On the 20th of October, the JASON Institute organized its first event of the academic year. The topic of this webinar was the Islamic State. We spoke about the current state of IS, their operations, and the impact of the COVID-19 pandemic on the terrorist group. For this webinar, JASON was very glad to welcome two experts on terrorism, insurgency, and the Islamic State.
The first guest speaker was Pieter van Ostaeyen, a historian and Arabist who studied Medieval History at the KU Leuven. Ever since the outbreak of the conflict in Syria in 2011, Pieter van Ostaeyen began reporting on foreign fighters and extremist groups, including The Islamic State. He works as an independent researcher and has done work for organizations such as Bellingcat and the International Centre for Counterterrorism (ICCT). More recently, he has researched the operations of the Islamic State in Africa. The second speaker of the webinar was Dr. Colin Clarke, an adjunct senior political scientist at the RAND Corporation, where his research focuses on terrorism, insurgency, and criminal networks. Besides working at the RAND Corporation, he is an associate fellow at the ICCT and works as a lecturer at Carnegie Mellon University.
We started the evening by questioning the narrative that ISIS has been ‘defeated’, which could be heard as the Islamic State lost the final parts of their territory in Iraq and Syria earlier this year. Dr. Clarke noted that this is mostly a political statement and that most academic researchers would not say that IS has been ‘defeated’. He argued that IS is still very active, both in Syria and abroad, and that the group has enough financial resources to last at least another five to ten years. Mr. Van Ostaeyen agreed and highlighted the fact that IS is no longer a single organization, but rather a collection of semi-independent groups spread across the Middle East, Africa, and other locations. Although IS is not as big as it once was, both speakers agreed that its threat is not gone.
Still, the loss of territory has impacted IS in several ways. Dr. Clarke noted that IS has lost some of its appeals to potential new members, as “success is sexy, but a caliphate in tethers is not”. Thus, the recruitment of foreign fighters is nowhere near the level of the early 2010s. Moreover, Pieter van Ostaeyen mentioned that IS now has a harder time generating income from natural resources, as they no longer control the oil fields. However, this has not changed the way in which IS operates. IS sticks to their tactic of the ‘Management of Savagery’: destroying a place, making use of the chaos that ensues, and installing and enforcing their own way of working and living in those areas. IS is not likely to change these tactics, as they have proved to be very successful in the past.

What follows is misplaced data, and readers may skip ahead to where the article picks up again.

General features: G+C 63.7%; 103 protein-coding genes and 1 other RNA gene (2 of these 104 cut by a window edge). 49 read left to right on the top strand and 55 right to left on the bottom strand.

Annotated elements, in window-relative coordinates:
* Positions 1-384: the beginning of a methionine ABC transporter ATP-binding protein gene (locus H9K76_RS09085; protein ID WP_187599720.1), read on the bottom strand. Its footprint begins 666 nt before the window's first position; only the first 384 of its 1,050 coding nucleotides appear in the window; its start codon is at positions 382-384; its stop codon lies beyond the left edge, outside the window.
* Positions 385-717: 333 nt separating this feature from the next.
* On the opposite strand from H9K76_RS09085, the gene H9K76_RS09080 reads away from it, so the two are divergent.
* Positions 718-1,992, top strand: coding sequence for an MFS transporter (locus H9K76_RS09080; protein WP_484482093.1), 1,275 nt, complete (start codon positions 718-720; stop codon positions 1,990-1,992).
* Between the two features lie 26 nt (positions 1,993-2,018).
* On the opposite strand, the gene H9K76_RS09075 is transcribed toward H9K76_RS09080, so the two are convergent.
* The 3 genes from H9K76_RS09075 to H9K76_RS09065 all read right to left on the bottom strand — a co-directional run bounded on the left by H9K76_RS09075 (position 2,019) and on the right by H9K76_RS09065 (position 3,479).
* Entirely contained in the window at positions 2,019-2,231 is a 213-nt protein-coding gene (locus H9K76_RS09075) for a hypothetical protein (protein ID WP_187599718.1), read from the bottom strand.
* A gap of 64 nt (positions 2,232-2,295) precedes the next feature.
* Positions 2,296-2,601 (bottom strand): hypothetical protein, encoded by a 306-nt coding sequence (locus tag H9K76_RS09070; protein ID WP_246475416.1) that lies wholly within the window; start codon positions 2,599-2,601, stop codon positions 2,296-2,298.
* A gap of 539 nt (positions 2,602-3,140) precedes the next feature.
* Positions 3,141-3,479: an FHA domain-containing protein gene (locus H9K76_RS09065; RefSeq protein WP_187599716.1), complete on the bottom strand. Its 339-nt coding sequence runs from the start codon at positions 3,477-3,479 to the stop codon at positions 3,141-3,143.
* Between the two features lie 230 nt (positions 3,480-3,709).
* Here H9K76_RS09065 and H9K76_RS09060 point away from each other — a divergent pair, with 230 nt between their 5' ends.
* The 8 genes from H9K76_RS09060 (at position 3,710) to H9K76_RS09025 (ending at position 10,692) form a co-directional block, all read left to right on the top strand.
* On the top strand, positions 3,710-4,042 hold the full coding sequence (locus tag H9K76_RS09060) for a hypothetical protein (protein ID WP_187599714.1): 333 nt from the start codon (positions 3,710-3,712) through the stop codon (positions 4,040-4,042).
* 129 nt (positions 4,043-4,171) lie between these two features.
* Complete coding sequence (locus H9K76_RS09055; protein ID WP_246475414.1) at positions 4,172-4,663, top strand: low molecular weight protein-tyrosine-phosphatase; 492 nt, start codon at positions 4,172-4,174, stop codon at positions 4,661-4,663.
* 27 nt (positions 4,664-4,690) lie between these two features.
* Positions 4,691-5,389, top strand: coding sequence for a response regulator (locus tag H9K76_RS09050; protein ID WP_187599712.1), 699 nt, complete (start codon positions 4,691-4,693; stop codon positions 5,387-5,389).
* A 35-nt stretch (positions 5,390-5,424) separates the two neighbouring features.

On the impact of COVID-19 on IS, Pieter van Ostaeyen mentioned that the group initially claimed that the novel coronavirus was a punishment from Allah for the infidels and that members of IS would not be affected. However, this narrative soon disappeared. Mr. Van Ostaeyen claimed that the COVID-19 pandemic will not have a big impact on IS, since the states in which IS operates do not possess adequate means to tackle the pandemic. So, the pandemic goes on, and the Islamic State goes on. Dr. Clarke added that the border restrictions imposed by many countries could have an impact on the recruitment of foreign fighters, but that this recruitment was already on a low level before the pandemic.
At the end of the webinar, the audience had the opportunity to ask question to both of our experts. One attendee asked about the potential for future collaboration between the Islamic State and Al-Qaeda. Both Dr. Clarke and Mr. Van Ostaeyen stated that the possibility of cooperation between the two groups at the highest level is very unlikely. However, there might be some room for on-the-ground cooperation related to small-scale attacks. Other viewers were interested in the future: which branch of IS has the most potential to grow? And could the operations of IS in Mozambique and Tanzania spread to South-Africa? On this note, both Mr. Van Ostaeyen and Dr. Clarke warned us that a spillover to other countries and regions is likely, and that while the message that IS has been defeated might have been spread, the fight against the Islamic State is far from over.
You can watch the full webinar on our Vimeo, click here!